Intranasal Sumatriptan More Effectively Reduces Migraine-Associated Nausea

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Migraine-related nausea is improved faster with intranasal sumatriptan.
Migraine-related nausea is improved faster with intranasal sumatriptan.

Nasal sumatriptan powder was associated with more favorable nausea outcomes compared with oral sumatriptan tablets in patients with acute migraine, according to study findings presented in Headache.

The study investigators evaluated patients enrolled in the COMPASS study (ClinicalTrials.gov Identifier: NCT01667679), which assessed the efficacy of 2 migraine treatments: 22 mg sumatriptan nasal powder (AVP-825) and oral 100 mg sumatriptan tablets. The researchers hypothesized that AVP-825 would be more effective than oral sumatriptan in reducing nausea.

Overall, AVP-825 administration resulted in significantly faster rates of decline in nausea symptoms during migraine attacks compared with oral sumatriptan tablets (P <.0001). 

In addition, the odds of developing nausea were significantly lower in the AVP-825 group vs oral sumatriptan arm (P <.05 for all time points).

Treatment-emergent nausea significantly increased at a faster rate at 10, 15, 30, and 45 minutes following therapy in patients treated with oral sumatriptan compared with AVP-825 (P <.05 for all). From 45 minutes to 90 minutes, treatment-emergent adverse events were lower among patients randomized to AVP-825 vs oral sumatriptan (P <.05). In regard to long-term changes in nausea over time, the investigators found no difference between the two groups (P =.49).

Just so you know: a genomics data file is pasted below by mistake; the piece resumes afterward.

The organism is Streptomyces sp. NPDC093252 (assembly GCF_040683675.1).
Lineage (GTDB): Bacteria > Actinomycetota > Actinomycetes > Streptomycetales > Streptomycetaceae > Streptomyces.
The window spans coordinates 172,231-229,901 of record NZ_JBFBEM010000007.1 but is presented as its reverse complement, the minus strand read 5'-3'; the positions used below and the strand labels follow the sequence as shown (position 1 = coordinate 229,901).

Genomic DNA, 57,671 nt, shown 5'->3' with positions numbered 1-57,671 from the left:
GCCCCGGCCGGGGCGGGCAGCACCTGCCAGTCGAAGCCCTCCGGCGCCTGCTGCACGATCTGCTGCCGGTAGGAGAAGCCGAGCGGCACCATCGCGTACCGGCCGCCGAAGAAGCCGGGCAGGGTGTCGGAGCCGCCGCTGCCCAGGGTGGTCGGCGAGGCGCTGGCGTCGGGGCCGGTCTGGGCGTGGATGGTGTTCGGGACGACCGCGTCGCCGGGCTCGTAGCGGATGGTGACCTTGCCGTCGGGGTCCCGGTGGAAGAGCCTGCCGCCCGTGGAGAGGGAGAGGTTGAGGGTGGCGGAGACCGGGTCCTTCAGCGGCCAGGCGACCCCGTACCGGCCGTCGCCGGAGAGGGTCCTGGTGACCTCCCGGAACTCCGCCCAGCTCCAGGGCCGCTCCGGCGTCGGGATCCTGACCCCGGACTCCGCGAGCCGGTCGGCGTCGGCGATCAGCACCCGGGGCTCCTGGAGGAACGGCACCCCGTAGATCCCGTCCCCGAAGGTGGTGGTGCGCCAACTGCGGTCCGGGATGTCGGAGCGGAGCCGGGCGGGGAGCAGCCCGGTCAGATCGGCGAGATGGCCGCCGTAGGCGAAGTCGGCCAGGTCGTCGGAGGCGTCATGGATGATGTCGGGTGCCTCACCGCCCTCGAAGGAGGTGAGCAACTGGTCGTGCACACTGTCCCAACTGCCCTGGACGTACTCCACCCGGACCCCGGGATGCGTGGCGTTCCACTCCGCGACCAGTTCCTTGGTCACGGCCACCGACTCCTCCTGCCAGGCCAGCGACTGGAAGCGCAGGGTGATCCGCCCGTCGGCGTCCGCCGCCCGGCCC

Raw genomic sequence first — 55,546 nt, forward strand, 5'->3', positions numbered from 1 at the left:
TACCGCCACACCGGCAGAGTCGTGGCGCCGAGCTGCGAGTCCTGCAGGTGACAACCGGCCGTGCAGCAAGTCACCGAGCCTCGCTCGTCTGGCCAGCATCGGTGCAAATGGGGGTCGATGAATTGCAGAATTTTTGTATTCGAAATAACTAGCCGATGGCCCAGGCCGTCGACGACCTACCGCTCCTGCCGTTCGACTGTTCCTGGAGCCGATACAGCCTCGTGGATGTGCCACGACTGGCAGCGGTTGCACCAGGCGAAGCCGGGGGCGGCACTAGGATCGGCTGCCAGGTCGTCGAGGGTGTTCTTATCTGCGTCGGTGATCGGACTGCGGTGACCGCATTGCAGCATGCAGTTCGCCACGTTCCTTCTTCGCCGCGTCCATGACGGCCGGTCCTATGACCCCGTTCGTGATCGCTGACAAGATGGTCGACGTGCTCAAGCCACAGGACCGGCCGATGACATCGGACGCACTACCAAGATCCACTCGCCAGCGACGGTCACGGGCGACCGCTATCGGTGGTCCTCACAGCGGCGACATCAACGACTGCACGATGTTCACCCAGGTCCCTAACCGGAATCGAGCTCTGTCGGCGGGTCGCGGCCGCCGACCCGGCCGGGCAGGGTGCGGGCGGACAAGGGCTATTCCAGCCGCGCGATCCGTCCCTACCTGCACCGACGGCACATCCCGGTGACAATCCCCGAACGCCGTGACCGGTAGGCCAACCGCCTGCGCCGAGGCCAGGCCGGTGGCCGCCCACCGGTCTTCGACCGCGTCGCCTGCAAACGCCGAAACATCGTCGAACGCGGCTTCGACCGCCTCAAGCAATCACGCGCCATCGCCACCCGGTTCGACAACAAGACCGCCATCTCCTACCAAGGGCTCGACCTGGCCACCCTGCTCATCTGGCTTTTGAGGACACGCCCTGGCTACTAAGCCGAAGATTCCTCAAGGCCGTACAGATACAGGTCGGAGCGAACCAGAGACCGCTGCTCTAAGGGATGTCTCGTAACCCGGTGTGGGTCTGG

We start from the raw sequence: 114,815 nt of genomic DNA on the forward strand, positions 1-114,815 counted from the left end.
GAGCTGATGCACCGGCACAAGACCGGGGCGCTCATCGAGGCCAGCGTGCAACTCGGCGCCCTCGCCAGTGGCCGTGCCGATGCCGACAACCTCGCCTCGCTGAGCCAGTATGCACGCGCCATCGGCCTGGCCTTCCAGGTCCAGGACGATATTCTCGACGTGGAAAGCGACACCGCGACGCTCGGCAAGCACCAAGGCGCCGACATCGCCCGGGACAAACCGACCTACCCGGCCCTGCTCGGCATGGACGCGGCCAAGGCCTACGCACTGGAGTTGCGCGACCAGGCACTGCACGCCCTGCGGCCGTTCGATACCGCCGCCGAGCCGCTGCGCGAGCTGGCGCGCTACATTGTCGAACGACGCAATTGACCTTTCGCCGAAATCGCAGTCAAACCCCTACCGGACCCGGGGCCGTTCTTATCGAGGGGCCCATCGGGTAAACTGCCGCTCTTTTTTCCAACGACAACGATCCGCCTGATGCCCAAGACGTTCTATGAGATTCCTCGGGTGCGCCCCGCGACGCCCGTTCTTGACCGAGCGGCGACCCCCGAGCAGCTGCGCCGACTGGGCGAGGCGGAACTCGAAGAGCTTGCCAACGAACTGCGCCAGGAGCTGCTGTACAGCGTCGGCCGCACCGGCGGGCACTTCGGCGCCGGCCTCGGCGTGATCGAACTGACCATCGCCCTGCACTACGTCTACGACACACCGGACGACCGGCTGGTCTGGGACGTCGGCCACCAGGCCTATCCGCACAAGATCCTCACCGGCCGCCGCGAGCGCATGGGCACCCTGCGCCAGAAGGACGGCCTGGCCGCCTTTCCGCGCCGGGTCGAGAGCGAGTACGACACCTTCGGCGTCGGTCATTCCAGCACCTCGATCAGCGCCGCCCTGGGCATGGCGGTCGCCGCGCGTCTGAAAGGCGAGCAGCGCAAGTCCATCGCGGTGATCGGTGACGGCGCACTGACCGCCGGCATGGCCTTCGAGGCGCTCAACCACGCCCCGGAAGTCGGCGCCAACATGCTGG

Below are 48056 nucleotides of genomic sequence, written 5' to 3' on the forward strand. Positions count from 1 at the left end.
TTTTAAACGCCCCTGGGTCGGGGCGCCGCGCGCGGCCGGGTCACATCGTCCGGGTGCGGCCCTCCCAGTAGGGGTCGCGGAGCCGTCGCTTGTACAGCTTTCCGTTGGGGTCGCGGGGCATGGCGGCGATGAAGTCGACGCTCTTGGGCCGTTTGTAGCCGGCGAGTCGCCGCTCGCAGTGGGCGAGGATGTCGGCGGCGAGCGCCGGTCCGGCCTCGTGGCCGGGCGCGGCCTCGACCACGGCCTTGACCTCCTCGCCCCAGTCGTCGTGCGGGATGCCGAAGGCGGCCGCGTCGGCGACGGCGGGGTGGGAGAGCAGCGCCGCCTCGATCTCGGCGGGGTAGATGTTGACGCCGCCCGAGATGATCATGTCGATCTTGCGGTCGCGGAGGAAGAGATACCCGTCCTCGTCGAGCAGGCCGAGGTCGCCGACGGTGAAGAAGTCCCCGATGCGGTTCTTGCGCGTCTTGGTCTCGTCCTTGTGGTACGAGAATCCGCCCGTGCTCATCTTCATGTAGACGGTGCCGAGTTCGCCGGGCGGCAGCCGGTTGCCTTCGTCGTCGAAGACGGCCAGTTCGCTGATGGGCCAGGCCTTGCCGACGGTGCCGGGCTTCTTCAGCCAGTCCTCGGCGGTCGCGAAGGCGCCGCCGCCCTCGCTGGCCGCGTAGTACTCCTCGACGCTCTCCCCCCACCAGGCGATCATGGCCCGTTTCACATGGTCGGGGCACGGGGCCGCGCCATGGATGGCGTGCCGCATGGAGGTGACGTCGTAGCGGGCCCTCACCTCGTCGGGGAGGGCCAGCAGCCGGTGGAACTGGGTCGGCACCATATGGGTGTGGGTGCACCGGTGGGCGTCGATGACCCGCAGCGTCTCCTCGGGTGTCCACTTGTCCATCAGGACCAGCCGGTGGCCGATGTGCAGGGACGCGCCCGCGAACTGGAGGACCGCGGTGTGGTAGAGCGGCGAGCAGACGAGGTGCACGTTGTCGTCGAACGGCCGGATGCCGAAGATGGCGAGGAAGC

Since the COMPASS trial did not include a placebo group, the ability to directly compare comparative effects of different therapies was not possible. 

Despite the lack of a comparison arm, the investigators believe these findings may ultimately guide clinician decision-making to optimize migraine treatment.

Reference

Lipton RB, McGinley JS, Shulman KJ, et al. AVP-825 (sumatriptan nasal powder) reduces nausea compared to sumatriptan tablets: Results of the COMPASS randomized clinical trial [published online October 16, 2017]. Headache. doi:10.1111/head.13199

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